The drop in demand for expensive-to-train workers can play out in two ways. First, firms can displace workers deemed to have high training-costs. Therefore, we look at whether the probability of involuntary job loss is higher in industries with higher levels of technology and whether older and less skilled workers are more likely to experience the brunt of this displacement activity. Second, high-technology firms can hire fewer high-training-cost workers. There is some evidence, albeit mixed, that relative utilization of skilled workers is positively correlated with capital intensity and the use of new technology.(5) That is, plants and industries that implement technology are more likely to employ skilled labor. We look at one aspect of the hiring effect by analyzing the post-reemployment patterns of displaced workers. With fewer jobs available to high-training-cost workers, reemployment is more difficult and earnings losses are exacerbated, especially among those looking for employment in high-technology industries. Therefore, not only are older and low-skilled workers more likely to be displaced than other workers in high-technology industries, they may find reemployment more difficult.
In this article, we examine only one reemployment outcome: the impact of technology on finding a new job. How long it took these workers to find a new job and at what cost, in terms of lower earnings, are left for future research.
Data and empirical strategy
Our sample consists of workers age 30 to 59 from two supplements of the Current Population Survey (CPS): the Displaced Worker Survey (DWS) and the tenure survey. The DWS is a nationally representative random survey of workers conducted in January or February of even years from 1984 to 1998. The DWS broadly defines displacement as involuntary job loss not related to worker performance. Therefore, displacement does not include quits or workers discharged for poor performance. The surveys are retrospective, asking individuals whether they have experienced job loss any time over the last five years in the 1984 to 1992 surveys and over the last three years in the 1994 to 1998 surveys. Thus, our earliest information on displacement is for 1979 and our latest is for 1997. However, we do not use the earliest DWS (1984) and CPS tenure supplement (1983) because of problems with the employment and industry codes.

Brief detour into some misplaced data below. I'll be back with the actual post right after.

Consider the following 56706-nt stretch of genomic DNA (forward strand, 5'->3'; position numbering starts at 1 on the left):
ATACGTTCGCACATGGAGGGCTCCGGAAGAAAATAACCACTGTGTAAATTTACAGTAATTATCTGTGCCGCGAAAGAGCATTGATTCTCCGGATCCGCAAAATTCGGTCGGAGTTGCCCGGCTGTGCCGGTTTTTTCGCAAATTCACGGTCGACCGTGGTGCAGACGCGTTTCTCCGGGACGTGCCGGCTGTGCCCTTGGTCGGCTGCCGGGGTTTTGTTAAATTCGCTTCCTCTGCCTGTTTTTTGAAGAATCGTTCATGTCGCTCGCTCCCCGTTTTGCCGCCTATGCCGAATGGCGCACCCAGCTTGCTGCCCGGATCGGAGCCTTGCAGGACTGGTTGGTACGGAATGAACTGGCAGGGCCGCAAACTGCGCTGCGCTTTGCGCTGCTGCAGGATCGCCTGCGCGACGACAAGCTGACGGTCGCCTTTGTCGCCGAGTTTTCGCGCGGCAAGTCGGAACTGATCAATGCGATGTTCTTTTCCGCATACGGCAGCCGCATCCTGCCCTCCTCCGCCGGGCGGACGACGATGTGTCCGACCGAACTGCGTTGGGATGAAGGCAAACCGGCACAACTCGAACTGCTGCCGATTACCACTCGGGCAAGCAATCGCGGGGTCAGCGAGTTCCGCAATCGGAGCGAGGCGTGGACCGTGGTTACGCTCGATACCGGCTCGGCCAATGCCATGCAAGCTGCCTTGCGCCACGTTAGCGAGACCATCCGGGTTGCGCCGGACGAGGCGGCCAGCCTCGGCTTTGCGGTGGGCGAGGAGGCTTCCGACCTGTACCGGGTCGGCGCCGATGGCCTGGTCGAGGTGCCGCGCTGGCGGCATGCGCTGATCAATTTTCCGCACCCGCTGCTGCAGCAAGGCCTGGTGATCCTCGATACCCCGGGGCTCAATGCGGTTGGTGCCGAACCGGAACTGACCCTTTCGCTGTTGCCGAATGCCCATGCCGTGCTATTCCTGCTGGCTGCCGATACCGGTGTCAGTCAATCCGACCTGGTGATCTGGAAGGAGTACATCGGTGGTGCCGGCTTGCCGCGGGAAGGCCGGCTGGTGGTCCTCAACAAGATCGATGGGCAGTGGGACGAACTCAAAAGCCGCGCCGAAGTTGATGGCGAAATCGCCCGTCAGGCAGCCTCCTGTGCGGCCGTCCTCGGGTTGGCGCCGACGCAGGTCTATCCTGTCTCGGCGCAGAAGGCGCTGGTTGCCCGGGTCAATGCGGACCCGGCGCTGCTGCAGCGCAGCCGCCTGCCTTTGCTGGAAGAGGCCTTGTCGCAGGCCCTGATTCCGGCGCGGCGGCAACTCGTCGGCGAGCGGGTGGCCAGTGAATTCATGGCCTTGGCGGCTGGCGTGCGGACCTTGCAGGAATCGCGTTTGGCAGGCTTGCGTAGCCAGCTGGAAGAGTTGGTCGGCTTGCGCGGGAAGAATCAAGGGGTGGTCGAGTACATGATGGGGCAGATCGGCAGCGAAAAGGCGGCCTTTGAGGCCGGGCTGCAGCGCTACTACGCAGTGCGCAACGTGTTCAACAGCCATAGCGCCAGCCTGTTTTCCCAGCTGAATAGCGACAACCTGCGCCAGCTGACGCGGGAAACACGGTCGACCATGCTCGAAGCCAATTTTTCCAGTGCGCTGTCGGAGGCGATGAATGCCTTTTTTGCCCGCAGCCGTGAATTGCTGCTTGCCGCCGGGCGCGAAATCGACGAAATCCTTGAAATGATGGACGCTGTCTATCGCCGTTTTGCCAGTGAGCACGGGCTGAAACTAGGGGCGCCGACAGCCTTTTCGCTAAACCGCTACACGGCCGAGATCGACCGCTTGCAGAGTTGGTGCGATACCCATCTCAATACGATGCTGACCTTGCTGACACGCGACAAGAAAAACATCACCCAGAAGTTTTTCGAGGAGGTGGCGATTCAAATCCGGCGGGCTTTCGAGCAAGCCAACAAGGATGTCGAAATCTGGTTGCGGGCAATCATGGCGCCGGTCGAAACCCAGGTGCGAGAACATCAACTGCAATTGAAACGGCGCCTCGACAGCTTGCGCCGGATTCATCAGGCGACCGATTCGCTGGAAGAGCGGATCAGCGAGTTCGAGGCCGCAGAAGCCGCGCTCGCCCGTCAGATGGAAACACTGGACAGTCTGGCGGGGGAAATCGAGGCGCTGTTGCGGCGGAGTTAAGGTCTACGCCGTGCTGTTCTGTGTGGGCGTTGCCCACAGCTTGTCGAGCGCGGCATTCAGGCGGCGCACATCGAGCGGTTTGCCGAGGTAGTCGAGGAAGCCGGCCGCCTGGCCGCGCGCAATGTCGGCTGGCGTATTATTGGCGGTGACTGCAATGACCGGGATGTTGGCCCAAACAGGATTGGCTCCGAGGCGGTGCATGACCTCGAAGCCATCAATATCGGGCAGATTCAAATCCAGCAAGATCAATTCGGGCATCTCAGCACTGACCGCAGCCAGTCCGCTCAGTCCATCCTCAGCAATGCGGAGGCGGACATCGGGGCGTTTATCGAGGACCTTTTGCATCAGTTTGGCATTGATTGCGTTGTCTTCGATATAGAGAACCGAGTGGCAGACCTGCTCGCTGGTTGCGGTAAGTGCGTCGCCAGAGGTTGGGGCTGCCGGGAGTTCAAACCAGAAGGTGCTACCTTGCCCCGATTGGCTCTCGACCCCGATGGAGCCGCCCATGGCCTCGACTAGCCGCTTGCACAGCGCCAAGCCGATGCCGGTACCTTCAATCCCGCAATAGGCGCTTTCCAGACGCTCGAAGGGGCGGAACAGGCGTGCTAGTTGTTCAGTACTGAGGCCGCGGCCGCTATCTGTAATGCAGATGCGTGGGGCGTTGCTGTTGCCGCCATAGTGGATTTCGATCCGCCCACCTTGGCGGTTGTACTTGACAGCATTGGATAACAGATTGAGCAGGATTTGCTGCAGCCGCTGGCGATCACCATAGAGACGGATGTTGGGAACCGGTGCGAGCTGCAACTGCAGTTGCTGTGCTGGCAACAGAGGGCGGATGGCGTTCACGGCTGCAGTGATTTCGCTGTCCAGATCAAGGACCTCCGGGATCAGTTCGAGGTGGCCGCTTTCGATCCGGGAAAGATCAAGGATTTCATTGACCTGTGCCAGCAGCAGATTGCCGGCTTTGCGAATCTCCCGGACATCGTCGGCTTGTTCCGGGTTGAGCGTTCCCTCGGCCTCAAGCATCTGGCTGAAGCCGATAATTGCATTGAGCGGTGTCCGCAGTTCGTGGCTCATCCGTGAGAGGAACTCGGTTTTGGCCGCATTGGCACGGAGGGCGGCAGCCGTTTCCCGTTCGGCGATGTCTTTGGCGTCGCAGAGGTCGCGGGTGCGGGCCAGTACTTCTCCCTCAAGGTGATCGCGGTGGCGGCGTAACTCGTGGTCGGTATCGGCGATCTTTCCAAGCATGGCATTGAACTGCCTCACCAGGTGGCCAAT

For workers who report that they were displaced in the relevant period, the DWS asks for the specific reason for their displacement. The possible responses are: plant or company closed down or moved, insufficient or slack work, position or shift abolished, seasonal job completed, self-operated business failed, and some other reason. The list is less than ideal. For example, insufficient work might be the reason why one of the other events occurred. A plant may have closed because there was insufficient work to do. Position or shift abolishment is supposed to cover instances of “corporate downsizing,” but it is possible that those in nine-to-five work environments will be confused by the reference to shifts. In any case, it lumps together instances of complex “reengineering” exercises, which presumably reflect long-run organizational changes, with closings of shifts in factories, which are more likely to be associated with short-run declines in demand. The seasonal job and self-employment categories do not correspond to many people’s conception of job displacement and, in fact, make up only a trivial fraction of the job loss data we consider.